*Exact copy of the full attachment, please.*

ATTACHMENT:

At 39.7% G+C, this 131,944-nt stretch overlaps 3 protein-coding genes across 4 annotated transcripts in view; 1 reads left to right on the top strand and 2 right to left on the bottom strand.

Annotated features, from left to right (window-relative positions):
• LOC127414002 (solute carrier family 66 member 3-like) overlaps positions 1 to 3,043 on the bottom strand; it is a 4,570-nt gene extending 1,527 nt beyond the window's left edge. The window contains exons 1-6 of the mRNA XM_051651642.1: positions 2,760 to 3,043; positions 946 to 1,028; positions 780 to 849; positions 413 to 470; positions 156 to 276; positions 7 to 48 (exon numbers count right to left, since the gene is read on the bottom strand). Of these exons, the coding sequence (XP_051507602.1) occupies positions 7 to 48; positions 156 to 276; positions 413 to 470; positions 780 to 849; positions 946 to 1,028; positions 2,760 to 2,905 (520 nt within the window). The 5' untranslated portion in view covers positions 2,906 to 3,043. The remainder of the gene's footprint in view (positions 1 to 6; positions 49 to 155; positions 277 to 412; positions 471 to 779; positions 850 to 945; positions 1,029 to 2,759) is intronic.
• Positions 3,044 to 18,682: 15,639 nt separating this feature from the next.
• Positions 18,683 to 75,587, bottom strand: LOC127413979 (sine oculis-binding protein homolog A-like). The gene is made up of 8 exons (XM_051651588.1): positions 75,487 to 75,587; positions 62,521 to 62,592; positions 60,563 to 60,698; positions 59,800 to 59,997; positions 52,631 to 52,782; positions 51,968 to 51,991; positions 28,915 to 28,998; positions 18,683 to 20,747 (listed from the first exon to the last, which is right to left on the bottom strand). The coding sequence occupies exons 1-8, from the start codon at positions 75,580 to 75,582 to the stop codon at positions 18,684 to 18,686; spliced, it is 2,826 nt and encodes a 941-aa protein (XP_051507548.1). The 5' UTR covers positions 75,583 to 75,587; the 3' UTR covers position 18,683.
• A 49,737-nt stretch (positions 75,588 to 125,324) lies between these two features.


At 39.7% G+C, this 131,944-nt stretch overlaps 3 protein-coding genes across 4 annotated transcripts in view; 1 reads left to right on the top strand and 2 right to left on the bottom strand.

Annotated features, from left to right (window-relative positions):
• LOC127414002 (solute carrier family 66 member 3-like) overlaps positions 1 to 3,043 on the bottom strand; it is a 4,570-nt gene extending 1,527 nt beyond the window's left edge. The window contains exons 1-6 of the mRNA XM_051651642.1: positions 2,760 to 3,043; positions 946 to 1,028; positions 780 to 849; positions 413 to 470; positions 156 to 276; positions 7 to 48 (exon numbers count right to left, since the gene is read on the bottom strand). Of these exons, the coding sequence (XP_051507602.1) occupies positions 7 to 48; positions 156 to 276; positions 413 to 470; positions 780 to 849; positions 946 to 1,028; positions 2,760 to 2,905 (520 nt within the window). The 5' untranslated portion in view covers positions 2,906 to 3,043. The remainder of the gene's footprint in view (positions 1 to 6; positions 49 to 155; positions 277 to 412; positions 471 to 779; positions 850 to 945; positions 1,029 to 2,759) is intronic.
• Positions 3,044 to 18,682: 15,639 nt separating this feature from the next.
• Positions 18,683 to 75,587, bottom strand: LOC127413979 (sine oculis-binding protein homolog A-like). The gene is made up of 8 exons (XM_051651588.1): positions 75,487 to 75,587; positions 62,521 to 62,592; positions 60,563 to 60,698; positions 59,800 to 59,997; positions 52,631 to 52,782; positions 51,968 to 51,991; positions 28,915 to 28,998; positions 18,683 to 20,747 (listed from the first exon to the last, which is right to left on the bottom strand). The coding sequence occupies exons 1-8, from the start codon at positions 75,580 to 75,582 to the stop codon at positions 18,684 to 18,686; spliced, it is 2,826 nt and encodes a 941-aa protein (XP_051507548.1). The 5' UTR covers positions 75,583 to 75,587; the 3' UTR covers position 18,683.
• A 49,737-nt stretch (positions 75,588 to 125,324) lies between these two features.